Laboratory of Research in Nanosciences (L2N- LRN) - UTT Equipe du L2N


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Contact information

Secretary: Ms. Clélie Lombard – +33 (0)3 26 05 07 50

Internet website :


For the staff, the laboratory is composed of 14 permanent faculties (7 Professors, 5 assistant/associate professors, 1 MD-PhD, 1 emeritus professor), 2 MDs and 6 technical staffs (2 research engineers, 2 engineers, 2 technical assistants).

For the non-permanent people, the numbers vary according to the years but turn around 8/9 PhD students, 3/4 postdoctoral fellows or research engineers and 2/3 master students.

Key words

Organic Electronics, semiconducting nanostructures, electrodeposition in ionic liquid, modelling of electrical properties, biosensors, nanobiotechnology, fluorescent quantum dots, labelling, nanocharacterization, cryomicroscopy, Transmission electron microscopy and related analytical modes (EDS, EELS), correlative microscopy, instrumentation, Atomic Force Microscopy (“classical” and high speed), cathodoluminescence, Kelvin Probe Microscopy, nanoInfrared spectroscopy and microscopy, nanomechanical properties, biophysics

Research topics

At the organizational and scientific level, the laboratory is organized around 3 topics, the staffs being able to intervene in several thematic areas according to their competences:

The research field "elaboration of nanomaterials and applications" brings together topics related to the development of organic transistors and the development of semiconducting nano-objects through low cost methods that can lead to industrial transfers such as electrodeposition, mainly in ionic solvent, which allows controlled growths of nanowires and nanotubes. Highly fluorescent CdSe/ZnS quantum dots are also synthesized chemically. The synthesized objects are characterized by classical methods for their structural properties (electron microscopies and associated analytical analysis EDS or EELS, X-ray diffraction, atomic force microscopy, infrared absorption spectroscopy, Raman...), optical properties (UV-vis, fluorescence, photoluminescence, cathodoluminescence) and electrical (4-point measurements, I(V), C(V) with temperature control) as well as by original methods developed in theme 2. The experimental results are complemented by modeling of the electrical properties of organic transistors and semiconductor nanocrystals (Monte Carlo model for carrier diffusion lengths). For OTFTs (Organic Thin Film Transistors), an original I(V) model of organic transistor that takes into account the physical mechanisms of charge transport and injection in organic semiconductors has been developed.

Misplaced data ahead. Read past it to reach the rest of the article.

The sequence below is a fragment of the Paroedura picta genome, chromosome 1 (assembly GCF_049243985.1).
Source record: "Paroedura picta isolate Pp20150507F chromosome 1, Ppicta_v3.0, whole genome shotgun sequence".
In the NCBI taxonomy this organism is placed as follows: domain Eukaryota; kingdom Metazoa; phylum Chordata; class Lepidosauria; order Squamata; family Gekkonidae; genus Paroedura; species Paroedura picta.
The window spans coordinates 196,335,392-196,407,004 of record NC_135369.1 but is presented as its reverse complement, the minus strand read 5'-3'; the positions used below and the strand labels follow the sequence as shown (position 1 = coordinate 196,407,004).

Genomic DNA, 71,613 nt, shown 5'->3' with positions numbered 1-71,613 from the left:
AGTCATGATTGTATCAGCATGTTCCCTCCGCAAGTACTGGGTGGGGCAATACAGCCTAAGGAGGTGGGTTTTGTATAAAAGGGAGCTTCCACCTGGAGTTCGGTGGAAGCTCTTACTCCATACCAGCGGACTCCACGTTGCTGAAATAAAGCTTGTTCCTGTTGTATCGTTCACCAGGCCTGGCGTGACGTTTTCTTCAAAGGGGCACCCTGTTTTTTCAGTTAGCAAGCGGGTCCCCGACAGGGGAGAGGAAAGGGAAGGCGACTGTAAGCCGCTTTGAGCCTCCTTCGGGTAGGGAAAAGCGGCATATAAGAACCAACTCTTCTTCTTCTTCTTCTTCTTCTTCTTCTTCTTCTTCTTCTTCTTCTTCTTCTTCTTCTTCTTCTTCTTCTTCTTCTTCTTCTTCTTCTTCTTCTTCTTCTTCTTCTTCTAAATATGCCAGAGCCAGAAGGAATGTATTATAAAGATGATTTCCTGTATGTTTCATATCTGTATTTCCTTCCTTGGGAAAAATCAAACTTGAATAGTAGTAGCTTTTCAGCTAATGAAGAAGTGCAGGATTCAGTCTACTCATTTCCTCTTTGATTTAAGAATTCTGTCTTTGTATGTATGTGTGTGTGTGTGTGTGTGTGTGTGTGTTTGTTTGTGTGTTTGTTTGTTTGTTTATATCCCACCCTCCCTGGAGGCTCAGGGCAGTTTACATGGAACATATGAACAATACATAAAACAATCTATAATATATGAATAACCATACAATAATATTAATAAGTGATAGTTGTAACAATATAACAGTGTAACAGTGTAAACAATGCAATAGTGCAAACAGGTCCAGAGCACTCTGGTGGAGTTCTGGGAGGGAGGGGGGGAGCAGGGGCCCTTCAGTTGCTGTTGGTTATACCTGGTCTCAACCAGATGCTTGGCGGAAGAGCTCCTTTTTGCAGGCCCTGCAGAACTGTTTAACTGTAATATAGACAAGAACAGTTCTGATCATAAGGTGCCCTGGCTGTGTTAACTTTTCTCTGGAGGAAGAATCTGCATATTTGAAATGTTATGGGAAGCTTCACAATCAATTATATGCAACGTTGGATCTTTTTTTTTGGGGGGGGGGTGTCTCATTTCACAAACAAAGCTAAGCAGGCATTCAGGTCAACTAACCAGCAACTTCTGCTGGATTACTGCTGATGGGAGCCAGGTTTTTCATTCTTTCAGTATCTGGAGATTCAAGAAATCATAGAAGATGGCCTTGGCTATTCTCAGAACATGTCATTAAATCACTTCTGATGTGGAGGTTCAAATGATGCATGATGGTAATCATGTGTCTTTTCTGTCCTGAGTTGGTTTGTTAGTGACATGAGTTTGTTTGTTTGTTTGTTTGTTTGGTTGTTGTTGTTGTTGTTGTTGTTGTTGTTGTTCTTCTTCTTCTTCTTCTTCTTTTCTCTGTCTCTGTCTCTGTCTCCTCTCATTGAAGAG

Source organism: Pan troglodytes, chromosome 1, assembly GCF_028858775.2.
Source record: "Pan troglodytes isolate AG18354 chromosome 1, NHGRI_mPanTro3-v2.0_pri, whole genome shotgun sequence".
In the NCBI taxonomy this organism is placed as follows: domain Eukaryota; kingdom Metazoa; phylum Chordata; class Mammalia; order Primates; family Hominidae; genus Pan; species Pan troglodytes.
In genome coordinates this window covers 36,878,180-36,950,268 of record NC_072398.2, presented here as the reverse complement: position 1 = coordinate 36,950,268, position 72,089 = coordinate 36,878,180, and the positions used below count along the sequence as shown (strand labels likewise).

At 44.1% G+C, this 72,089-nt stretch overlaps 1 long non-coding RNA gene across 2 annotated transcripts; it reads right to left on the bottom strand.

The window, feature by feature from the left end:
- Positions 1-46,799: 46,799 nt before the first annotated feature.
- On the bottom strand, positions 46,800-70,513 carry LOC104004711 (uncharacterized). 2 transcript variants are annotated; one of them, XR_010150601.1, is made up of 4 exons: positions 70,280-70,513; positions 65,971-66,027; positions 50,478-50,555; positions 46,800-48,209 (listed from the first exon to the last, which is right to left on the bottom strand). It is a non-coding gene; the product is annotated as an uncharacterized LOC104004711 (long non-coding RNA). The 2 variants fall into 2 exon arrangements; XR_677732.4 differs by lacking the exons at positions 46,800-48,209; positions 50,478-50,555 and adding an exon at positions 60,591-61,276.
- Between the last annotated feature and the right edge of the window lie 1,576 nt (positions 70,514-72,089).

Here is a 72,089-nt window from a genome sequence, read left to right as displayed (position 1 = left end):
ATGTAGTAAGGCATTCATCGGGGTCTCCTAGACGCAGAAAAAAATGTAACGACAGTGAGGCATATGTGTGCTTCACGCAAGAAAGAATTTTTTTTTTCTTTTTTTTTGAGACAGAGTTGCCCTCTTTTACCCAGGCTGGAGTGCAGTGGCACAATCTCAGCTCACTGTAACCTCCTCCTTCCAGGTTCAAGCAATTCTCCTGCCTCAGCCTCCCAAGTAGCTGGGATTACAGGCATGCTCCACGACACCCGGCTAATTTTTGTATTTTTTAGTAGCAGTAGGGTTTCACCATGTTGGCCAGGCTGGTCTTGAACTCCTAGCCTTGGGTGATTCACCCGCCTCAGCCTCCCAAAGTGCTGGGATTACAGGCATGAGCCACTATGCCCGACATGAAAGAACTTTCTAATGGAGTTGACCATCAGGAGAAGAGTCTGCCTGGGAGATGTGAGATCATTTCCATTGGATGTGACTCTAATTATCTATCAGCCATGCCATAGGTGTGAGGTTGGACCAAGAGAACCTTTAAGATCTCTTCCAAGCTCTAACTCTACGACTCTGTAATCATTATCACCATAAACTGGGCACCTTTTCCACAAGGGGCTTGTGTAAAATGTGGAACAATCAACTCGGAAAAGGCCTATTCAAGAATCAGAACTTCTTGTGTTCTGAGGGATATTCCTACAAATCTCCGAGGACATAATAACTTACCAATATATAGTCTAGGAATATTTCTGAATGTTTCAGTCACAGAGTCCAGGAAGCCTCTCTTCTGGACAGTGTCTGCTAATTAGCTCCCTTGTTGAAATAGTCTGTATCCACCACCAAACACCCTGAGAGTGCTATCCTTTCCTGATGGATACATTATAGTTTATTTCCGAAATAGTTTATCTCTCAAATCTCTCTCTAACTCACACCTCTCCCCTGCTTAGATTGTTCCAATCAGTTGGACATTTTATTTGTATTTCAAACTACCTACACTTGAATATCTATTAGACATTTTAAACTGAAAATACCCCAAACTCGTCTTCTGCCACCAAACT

The theme "Nanocharacterization and methodological developments" includes activities related to the development of new characterization techniques at the nanoscale, from nanomaterials to biological objects. The electron microscopies (scanning transmission electron microscopy, transmission electron microscopy and scanning electron microscopy), near-field microscopy and fluorescence microscopy activities provides a very versatile panel of methodologies for characterizing the nano-objects developed in the lab or by national and international partners. In addition to conventional analyzes, the researchers focus on the development of new experiments to improve the potentiality of the commercialized equipment but also to correlate the structural, chemical, optical, mechanical and electronic properties at nanoscale. Current developments include KPFM measurements of polarized devices, NanoInfrared measurements coupled with local mechanical properties, the development of high-speed AFM microscopy, electronic cryomicroscopy techniques and optical/electronic correlative microscopy.

The topic "Nano-biotechnology" focuses on the field of Health and biology at the interface between "nano" and "bio", that is to say the recognition of endogenous biomolecules by synthetic nano-biosensors. Biomedical applications are related to the development of "lab-on-a-bead" and "lab-on-a-chip" diagnostic platforms using semiconducting fluorescent Quantum Dots (QDs) and polymer beads doped with QDs of different sizes and colors. The new sensor molecules such as "single domain" antibodies coupled with individual QDs or on the surface of QD-doped beads are part of the team's innovative developments allowing for a very significant increase in sensitivity and specificity for the detection and diagnosis of tumoral, inflammatory and autoimmune pathologies.